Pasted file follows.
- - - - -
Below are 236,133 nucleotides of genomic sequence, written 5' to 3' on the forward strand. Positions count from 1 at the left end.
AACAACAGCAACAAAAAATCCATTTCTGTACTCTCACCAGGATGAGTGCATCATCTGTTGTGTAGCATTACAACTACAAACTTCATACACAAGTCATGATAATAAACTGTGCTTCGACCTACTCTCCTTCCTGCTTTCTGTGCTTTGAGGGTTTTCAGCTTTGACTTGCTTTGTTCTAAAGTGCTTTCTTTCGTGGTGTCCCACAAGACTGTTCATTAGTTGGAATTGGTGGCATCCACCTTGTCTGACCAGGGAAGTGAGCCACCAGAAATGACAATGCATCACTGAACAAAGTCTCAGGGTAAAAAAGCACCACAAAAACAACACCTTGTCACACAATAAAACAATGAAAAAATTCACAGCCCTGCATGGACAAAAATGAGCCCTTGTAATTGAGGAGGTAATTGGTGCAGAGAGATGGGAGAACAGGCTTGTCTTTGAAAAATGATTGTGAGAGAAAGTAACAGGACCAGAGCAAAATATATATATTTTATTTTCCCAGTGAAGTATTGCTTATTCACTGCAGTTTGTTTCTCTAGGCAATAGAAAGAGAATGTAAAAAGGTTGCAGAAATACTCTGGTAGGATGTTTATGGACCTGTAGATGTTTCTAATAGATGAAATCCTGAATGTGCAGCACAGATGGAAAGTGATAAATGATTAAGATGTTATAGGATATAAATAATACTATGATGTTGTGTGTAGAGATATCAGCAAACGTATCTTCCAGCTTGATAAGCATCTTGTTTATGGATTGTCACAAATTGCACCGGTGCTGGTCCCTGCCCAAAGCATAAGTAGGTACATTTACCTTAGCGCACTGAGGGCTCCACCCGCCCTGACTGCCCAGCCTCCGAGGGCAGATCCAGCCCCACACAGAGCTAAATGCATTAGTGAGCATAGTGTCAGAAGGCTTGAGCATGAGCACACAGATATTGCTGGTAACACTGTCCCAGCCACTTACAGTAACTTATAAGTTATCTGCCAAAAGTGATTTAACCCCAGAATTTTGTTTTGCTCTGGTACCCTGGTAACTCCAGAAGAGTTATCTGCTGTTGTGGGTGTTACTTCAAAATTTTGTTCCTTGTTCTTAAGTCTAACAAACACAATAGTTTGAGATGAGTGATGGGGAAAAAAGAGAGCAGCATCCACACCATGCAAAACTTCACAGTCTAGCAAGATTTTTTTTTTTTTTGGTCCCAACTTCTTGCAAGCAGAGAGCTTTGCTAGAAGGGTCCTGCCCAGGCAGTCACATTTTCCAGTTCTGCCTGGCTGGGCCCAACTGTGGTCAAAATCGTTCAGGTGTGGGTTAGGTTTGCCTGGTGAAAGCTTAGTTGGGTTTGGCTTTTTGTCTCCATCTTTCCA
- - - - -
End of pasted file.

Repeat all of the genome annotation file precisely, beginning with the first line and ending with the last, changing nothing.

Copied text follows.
Below are 236,133 nucleotides of genomic sequence, written 5' to 3' on the forward strand. Positions count from 1 at the left end.
AACAACAGCAACAAAAAATCCATTTCTGTACTCTCACCAGGATGAGTGCATCATCTGTTGTGTAGCATTACAACTACAAACTTCATACACAAGTCATGATAATAAACTGTGCTTCGACCTACTCTCCTTCCTGCTTTCTGTGCTTTGAGGGTTTTCAGCTTTGACTTGCTTTGTTCTAAAGTGCTTTCTTTCGTGGTGTCCCACAAGACTGTTCATTAGTTGGAATTGGTGGCATCCACCTTGTCTGACCAGGGAAGTGAGCCACCAGAAATGACAATGCATCACTGAACAAAGTCTCAGGGTAAAAAAGCACCACAAAAACAACACCTTGTCACACAATAAAACAATGAAAAAATTCACAGCCCTGCATGGACAAAAATGAGCCCTTGTAATTGAGGAGGTAATTGGTGCAGAGAGATGGGAGAACAGGCTTGTCTTTGAAAAATGATTGTGAGAGAAAGTAACAGGACCAGAGCAAAATATATATATTTTATTTTCCCAGTGAAGTATTGCTTATTCACTGCAGTTTGTTTCTCTAGGCAATAGAAAGAGAATGTAAAAAGGTTGCAGAAATACTCTGGTAGGATGTTTATGGACCTGTAGATGTTTCTAATAGATGAAATCCTGAATGTGCAGCACAGATGGAAAGTGATAAATGATTAAGATGTTATAGGATATAAATAATACTATGATGTTGTGTGTAGAGATATCAGCAAACGTATCTTCCAGCTTGATAAGCATCTTGTTTATGGATTGTCACAAATTGCACCGGTGCTGGTCCCTGCCCAAAGCATAAGTAGGTACATTTACCTTAGCGCACTGAGGGCTCCACCCGCCCTGACTGCCCAGCCTCCGAGGGCAGATCCAGCCCCACACAGAGCTAAATGCATTAGTGAGCATAGTGTCAGAAGGCTTGAGCATGAGCACACAGATATTGCTGGTAACACTGTCCCAGCCACTTACAGTAACTTATAAGTTATCTGCCAAAAGTGATTTAACCCCAGAATTTTGTTTTGCTCTGGTACCCTGGTAACTCCAGAAGAGTTATCTGCTGTTGTGGGTGTTACTTCAAAATTTTGTTCCTTGTTCTTAAGTCTAACAAACACAATAGTTTGAGATGAGTGATGGGGAAAAAAGAGAGCAGCATCCACACCATGCAAAACTTCACAGTCTAGCAAGATTTTTTTTTTTTTTGGTCCCAACTTCTTGCAAGCAGAGAGCTTTGCTAGAAGGGTCCTGCCCAGGCAGTCACATTTTCCAGTTCTGCCTGGCTGGGCCCAACTGTGGTCAAAATCGTTCAGGTGTGGGTTAGGTTTGCCTGGTGAAAGCTTAGTTGGGTTTGGCTTTTTGTCTCCATCTTTCCA